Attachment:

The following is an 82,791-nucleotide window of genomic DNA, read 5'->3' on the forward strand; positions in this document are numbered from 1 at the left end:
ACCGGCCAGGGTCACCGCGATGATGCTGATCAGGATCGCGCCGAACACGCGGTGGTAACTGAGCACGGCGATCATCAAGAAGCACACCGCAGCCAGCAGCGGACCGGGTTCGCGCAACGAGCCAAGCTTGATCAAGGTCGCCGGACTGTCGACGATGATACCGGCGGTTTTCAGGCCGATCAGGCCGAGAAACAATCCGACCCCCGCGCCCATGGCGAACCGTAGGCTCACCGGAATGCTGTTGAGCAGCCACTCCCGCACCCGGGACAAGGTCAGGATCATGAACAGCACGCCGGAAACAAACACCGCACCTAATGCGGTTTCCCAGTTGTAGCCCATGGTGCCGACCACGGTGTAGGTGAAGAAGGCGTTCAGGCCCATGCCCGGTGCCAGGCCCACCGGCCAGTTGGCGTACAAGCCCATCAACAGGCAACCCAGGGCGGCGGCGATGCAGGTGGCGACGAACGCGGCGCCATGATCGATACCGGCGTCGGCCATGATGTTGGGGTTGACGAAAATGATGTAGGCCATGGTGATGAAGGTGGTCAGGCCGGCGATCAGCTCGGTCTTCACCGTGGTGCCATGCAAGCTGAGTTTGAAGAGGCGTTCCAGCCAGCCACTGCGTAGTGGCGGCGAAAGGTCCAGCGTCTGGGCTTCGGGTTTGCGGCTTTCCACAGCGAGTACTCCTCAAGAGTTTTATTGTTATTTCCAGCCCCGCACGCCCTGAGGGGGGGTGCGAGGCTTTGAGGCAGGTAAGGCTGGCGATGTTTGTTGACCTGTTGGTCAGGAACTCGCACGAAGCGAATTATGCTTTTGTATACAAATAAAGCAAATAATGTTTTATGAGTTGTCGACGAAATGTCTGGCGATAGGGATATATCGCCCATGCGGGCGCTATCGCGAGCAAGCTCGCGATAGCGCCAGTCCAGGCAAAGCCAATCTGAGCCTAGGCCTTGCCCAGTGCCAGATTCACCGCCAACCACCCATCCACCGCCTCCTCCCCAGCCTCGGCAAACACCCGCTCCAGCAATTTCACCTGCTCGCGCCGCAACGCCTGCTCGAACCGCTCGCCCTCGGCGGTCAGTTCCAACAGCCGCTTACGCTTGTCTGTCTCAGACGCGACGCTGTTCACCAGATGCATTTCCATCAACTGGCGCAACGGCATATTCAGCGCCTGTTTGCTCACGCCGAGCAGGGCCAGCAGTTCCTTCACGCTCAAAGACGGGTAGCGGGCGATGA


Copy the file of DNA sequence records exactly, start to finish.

The following is an 82,791-nucleotide window of genomic DNA, read 5'->3' on the forward strand; positions in this document are numbered from 1 at the left end:
ACCGGCCAGGGTCACCGCGATGATGCTGATCAGGATCGCGCCGAACACGCGGTGGTAACTGAGCACGGCGATCATCAAGAAGCACACCGCAGCCAGCAGCGGACCGGGTTCGCGCAACGAGCCAAGCTTGATCAAGGTCGCCGGACTGTCGACGATGATACCGGCGGTTTTCAGGCCGATCAGGCCGAGAAACAATCCGACCCCCGCGCCCATGGCGAACCGTAGGCTCACCGGAATGCTGTTGAGCAGCCACTCCCGCACCCGGGACAAGGTCAGGATCATGAACAGCACGCCGGAAACAAACACCGCACCTAATGCGGTTTCCCAGTTGTAGCCCATGGTGCCGACCACGGTGTAGGTGAAGAAGGCGTTCAGGCCCATGCCCGGTGCCAGGCCCACCGGCCAGTTGGCGTACAAGCCCATCAACAGGCAACCCAGGGCGGCGGCGATGCAGGTGGCGACGAACGCGGCGCCATGATCGATACCGGCGTCGGCCATGATGTTGGGGTTGACGAAAATGATGTAGGCCATGGTGATGAAGGTGGTCAGGCCGGCGATCAGCTCGGTCTTCACCGTGGTGCCATGCAAGCTGAGTTTGAAGAGGCGTTCCAGCCAGCCACTGCGTAGTGGCGGCGAAAGGTCCAGCGTCTGGGCTTCGGGTTTGCGGCTTTCCACAGCGAGTACTCCTCAAGAGTTTTATTGTTATTTCCAGCCCCGCACGCCCTGAGGGGGGGTGCGAGGCTTTGAGGCAGGTAAGGCTGGCGATGTTTGTTGACCTGTTGGTCAGGAACTCGCACGAAGCGAATTATGCTTTTGTATACAAATAAAGCAAATAATGTTTTATGAGTTGTCGACGAAATGTCTGGCGATAGGGATATATCGCCCATGCGGGCGCTATCGCGAGCAAGCTCGCGATAGCGCCAGTCCAGGCAAAGCCAATCTGAGCCTAGGCCTTGCCCAGTGCCAGATTCACCGCCAACCACCCATCCACCGCCTCCTCCCCAGCCTCGGCAAACACCCGCTCCAGCAATTTCACCTGCTCGCGCCGCAACGCCTGCTCGAACCGCTCGCCCTCGGCGGTCAGTTCCAACAGCCGCTTACGCTTGTCTGTCTCAGACGCGACGCTGTTCACCAGATGCATTTCCATCAACTGGCGCAACGGCATATTCAGCGCCTGTTTGCTCACGCCGAGCAGGGCCAGCAGTTCCTTCACGCTCAAAGACGGGTAGCGGGCGATGA